Jim Poland, physically a more dangerous character, was not in the same class with him; but he was not without brains of a sort, and Cohen, although smiling agreeably, waited with some anxiety for his reply.
"I mean," growled Poland, "that you're not wasting your time with Lala Huang for nothing."
"Perhaps not," returned Cohen lightly. "She's a pretty girl; but what business is it of yours?"
"None at all. I ain't interested in 'er good looks; neither are you."
Cohen shrugged and raised his glass again.
"Come on," growled Poland, leaning across the table. "I know, and I'm in on it. D'ye hear me? I'm in on it. These are hard times, and we've got to stick together."
"Oh," said Cohen, "that's the game, is it?"
"That's the game right enough. You won't go wrong if you bring me in, even at fifty-fifty, because maybe I know things about old Huang that you don't know."
The Jew's expression changed subtly, and beneath his drooping lids he glanced aside at the speaker. Then:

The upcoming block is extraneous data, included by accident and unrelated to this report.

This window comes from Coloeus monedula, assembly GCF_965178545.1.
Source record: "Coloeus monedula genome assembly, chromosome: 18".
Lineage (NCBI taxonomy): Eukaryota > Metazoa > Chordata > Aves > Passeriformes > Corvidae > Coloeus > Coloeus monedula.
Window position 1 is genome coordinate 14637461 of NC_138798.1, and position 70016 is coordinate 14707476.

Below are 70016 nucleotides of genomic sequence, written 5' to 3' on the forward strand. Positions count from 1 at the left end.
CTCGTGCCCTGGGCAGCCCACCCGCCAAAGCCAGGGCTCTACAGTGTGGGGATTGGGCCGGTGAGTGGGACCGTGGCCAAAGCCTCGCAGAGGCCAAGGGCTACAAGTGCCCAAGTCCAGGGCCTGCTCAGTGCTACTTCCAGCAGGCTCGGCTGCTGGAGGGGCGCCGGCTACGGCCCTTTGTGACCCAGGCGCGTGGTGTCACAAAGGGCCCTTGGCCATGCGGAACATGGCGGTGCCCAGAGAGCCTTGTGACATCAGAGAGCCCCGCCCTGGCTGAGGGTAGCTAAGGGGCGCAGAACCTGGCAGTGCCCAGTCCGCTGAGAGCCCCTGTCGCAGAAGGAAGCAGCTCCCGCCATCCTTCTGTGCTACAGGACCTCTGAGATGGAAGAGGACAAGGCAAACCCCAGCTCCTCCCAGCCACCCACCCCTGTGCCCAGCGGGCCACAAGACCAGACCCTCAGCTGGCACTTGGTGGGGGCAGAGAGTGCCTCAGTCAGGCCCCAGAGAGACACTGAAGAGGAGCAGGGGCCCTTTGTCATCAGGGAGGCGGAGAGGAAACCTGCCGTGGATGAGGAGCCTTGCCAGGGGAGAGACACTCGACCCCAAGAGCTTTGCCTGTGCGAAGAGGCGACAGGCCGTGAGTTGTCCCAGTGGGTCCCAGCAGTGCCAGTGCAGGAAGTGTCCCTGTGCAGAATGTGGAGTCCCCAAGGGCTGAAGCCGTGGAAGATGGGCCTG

"It's no promise," he said, "but what do you know?"
Poland bent farther over the table.
"Chinatown's being watched again. I heard this morning that Red Kerry was down here."
"Red Kerry!" he echoed. "Red Kerry means nothing in my young life, Jim."
"Don't 'e?" returned Jim, snarling viciously. "The way he cleaned up that dope crowd awhile back seemed to show he was no jug, didn't it?"
The Jew made a racial gesture as if to dismiss the subject.
"All right," continued Poland. "Think that way if you like. But the patrols have been doubled. I suppose you know that? And it's a cert there are special men on duty, ever since the death of that Chink."
Cohen shifted uneasily, glancing about him in a furtive fashion.
"See what I mean?" continued the other. "Chinatown ain't healthy just now."
He finished his whisky at a draught, and, standing up, lurched heavily across to the counter. He returned with two more glasses. Then, reseating himself and bending forward again: